Pure Buy-to-Play
This is my personal favorite monetization scheme. You had to at least pay the price of entry to play the game, so the developers at least have some revenue from every player. Developers are incentivized to keep cranking out expansion/DLC content, because otherwise players aren’t going to be giving you money. This can be good or bad, since one bad release that no one buys can set a game on a downward spiral in that vicious cycle of not enough content to keep players paying, not enough money to create content players want to buy.

Buy-to-Play with Optional Sub
…but seriously, if you want to play the game a lot just go ahead and sub because it’s not worth it otherwise. I think Elder Scrolls Online is the best example of this. I can play all I want for free, but I’m going to have to resist the urge to pick up crafting materials or I’ll be running out of bag space every hour. If I’m really serious about playing this month, I can shell out my $15. I’ve met players all over the spectrum; from those who bought the box when the game went buy-to-play and haven’t given ZeniMax a dime since, to those who buy each DLC outright but don’t subscribe, to players who haven’t stopped subbing since the game launched. I put this at the top, not because it’s my favorite, but because it’s probably the best compromise for the good of the game. I can play for free, but it’s clear that the developers really want me to sub so they get that constant, predictable revenue stream we talked about in the Pure Subscription section. This can go wrong, as it has, in my opinion, in Star Wars the Old Republic, which is basically trying to be a Pure Subscription game while still keeping its free-to-play players, but I think it’s the most ideal situation.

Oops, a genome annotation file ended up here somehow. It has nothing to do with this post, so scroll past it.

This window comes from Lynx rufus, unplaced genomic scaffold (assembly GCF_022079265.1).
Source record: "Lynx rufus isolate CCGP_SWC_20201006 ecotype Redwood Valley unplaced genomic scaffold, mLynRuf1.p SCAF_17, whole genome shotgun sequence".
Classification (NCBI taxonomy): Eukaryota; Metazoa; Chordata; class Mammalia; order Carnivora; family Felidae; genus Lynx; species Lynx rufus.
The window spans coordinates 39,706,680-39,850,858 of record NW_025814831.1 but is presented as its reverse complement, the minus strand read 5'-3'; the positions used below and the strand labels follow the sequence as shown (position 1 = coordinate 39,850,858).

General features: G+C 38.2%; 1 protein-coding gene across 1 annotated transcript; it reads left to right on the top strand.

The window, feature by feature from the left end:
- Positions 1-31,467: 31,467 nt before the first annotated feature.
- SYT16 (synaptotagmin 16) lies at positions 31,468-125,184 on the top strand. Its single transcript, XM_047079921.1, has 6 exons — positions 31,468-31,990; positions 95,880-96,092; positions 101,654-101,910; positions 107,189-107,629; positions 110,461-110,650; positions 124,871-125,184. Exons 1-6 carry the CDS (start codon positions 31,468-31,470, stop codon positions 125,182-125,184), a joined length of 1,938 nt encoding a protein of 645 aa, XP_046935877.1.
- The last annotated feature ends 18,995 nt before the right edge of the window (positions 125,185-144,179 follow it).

If there was a perfect monetization model, everyone would be doing it, but there isn’t. Some models are worse than others, but it’s a very subjective matter. Different players would put these models in a different order. Everyone has different preferences. I feel like my preferences have changed over the years as well, because of fluctuating time constraints and financial situations. But some of them, I think we can all agree, do suck. Let’s all vote with our wallets and our playtime, and encourage developers who have good business models to keep doing what they do best.